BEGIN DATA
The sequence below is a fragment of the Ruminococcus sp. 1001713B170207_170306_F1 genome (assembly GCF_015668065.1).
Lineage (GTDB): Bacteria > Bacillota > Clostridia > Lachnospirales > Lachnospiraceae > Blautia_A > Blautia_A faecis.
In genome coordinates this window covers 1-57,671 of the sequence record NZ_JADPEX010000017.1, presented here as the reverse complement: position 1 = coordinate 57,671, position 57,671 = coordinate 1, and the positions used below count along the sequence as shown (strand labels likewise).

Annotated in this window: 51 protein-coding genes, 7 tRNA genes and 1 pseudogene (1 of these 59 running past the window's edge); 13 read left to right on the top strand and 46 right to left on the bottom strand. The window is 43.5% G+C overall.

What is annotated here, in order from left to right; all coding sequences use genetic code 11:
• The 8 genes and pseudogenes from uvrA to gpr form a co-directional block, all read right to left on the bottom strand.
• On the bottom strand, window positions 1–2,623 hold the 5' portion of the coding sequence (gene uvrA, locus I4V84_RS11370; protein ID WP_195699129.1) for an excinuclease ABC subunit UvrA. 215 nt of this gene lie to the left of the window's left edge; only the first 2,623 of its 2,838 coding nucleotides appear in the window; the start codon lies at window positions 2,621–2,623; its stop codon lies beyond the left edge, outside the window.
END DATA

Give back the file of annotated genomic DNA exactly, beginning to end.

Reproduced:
The sequence below is a fragment of the Ruminococcus sp. 1001713B170207_170306_F1 genome (assembly GCF_015668065.1).
Lineage (GTDB): Bacteria > Bacillota > Clostridia > Lachnospirales > Lachnospiraceae > Blautia_A > Blautia_A faecis.
In genome coordinates this window covers 1-57,671 of the sequence record NZ_JADPEX010000017.1, presented here as the reverse complement: position 1 = coordinate 57,671, position 57,671 = coordinate 1, and the positions used below count along the sequence as shown (strand labels likewise).

Annotated in this window: 51 protein-coding genes, 7 tRNA genes and 1 pseudogene (1 of these 59 running past the window's edge); 13 read left to right on the top strand and 46 right to left on the bottom strand. The window is 43.5% G+C overall.

What is annotated here, in order from left to right; all coding sequences use genetic code 11:
• The 8 genes and pseudogenes from uvrA to gpr form a co-directional block, all read right to left on the bottom strand.
• On the bottom strand, window positions 1–2,623 hold the 5' portion of the coding sequence (gene uvrA, locus I4V84_RS11370; protein ID WP_195699129.1) for an excinuclease ABC subunit UvrA. 215 nt of this gene lie to the left of the window's left edge; only the first 2,623 of its 2,838 coding nucleotides appear in the window; the start codon lies at window positions 2,621–2,623; its stop codon lies beyond the left edge, outside the window.